All you would need to do is accept the premise that there was a Builder who took available materials and made it happen.

    That would be using Ockham’s razor. But maybe you have a “Special Pleading” issue with that one too.

    I believe we will just need to agree to disagree here.

  19. Nathan says:

    libs, you are seriously misunderstanding the second law of thermodynamics. While it is certainly true that entropy always increases within a system, the earth and the life on it are not a closed system, but part of a larger system. Within all closed systems, pockets of low entropy can form if offset by increased entropy elsewhere in the system. All that being said, entropy is not the same as disorder.

    Brunhilda already brought up that evolution is defined as a change in allele frequencies over time. This has been observed–it fact that it occurs. The next step is of course to say that over a long period of time, these aggregated changes in alleles, selected for through environmental factors, explain the origin of all species on earth. While we haven’t seen a species drastically change form (and we’re not very likely to ever see that given the amount of time that would be needed), we have seen fairly noticeable changes in species due to environmental pressures. Moth coloration and drug resistant bacteria come to mind.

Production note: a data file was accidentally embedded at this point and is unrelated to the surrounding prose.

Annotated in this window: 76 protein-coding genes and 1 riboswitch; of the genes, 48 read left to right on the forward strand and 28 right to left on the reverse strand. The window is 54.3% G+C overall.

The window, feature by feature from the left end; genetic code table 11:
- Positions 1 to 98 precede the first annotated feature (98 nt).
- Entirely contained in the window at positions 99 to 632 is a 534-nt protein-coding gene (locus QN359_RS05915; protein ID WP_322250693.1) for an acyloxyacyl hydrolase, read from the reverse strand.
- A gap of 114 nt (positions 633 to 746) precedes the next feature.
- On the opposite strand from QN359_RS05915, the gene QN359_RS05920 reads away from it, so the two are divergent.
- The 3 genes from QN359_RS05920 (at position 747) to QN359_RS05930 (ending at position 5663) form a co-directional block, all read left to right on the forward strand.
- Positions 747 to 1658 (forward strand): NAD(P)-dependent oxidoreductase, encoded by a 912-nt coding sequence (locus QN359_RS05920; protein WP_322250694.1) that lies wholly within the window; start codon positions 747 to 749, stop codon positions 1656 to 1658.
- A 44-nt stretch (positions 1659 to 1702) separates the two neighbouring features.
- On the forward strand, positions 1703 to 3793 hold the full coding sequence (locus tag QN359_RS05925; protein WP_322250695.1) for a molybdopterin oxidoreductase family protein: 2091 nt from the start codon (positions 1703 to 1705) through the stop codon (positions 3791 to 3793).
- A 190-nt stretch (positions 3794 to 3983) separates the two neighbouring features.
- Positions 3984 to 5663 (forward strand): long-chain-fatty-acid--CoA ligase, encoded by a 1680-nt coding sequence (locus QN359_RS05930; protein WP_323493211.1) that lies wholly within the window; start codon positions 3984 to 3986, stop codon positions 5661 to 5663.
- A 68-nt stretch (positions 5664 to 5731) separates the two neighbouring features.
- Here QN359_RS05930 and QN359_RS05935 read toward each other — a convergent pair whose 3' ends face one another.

The thing with this whole debate that gets me is that it shows that the larger problem in our science classes is getting across what science actually is. Science is a method of inquiry–one that has served us pretty well. I’m going to assume that we all know what science is and how it works here, so it is fairly perplexing to me that anyone can so strongly insist that ID is in any way scientific. Talking about pink fluffy bunnies as the designer is very appropriate because it brings to light what the point of ID researchers is–to prove the truth of the biblical account of the origin of life. That’s fine, but let’s be honest about it. Pursuing inquiry that only looks for evidence to bolster an argument is not science; it’s much closer to politics.

    Science need not necessarily be a threat to Christian faith. It seems perfectly possible to me for one to believe in a 7 day creation, a young earth, and evolution (though the latter wouldn’t be one’s explanation for how we got here, but an explanation of a current and future biological process). Similarly, it’s perfectly reasonable to believe that the earth is the center of the universe and that the sun revolves around us (it’s just really, really, really complicates things to do so). All things considered, I’d rather have my schools teaching scientific inquiry than something that partially resembles it.

  20. brunilda says:

    Special Pleading applies to your case. For some reason, the second law of thermodynamics in your posting seems to be an objective truth, to which the property of fallibility and falsifiability that applies to science do not apply.
    Needless to say, I also agree with Nathan’s comments. Libs4lunch’s version of the 2nd Law of Thermodynamics is simply inaccurate: it is the way people remember it, kind of a shortcut. Life on Earth need not be a closed system and entropy reduction here could be matched with entropy augmentation elsewhere. So which law or theory would I like to toss out? Why, neither 😉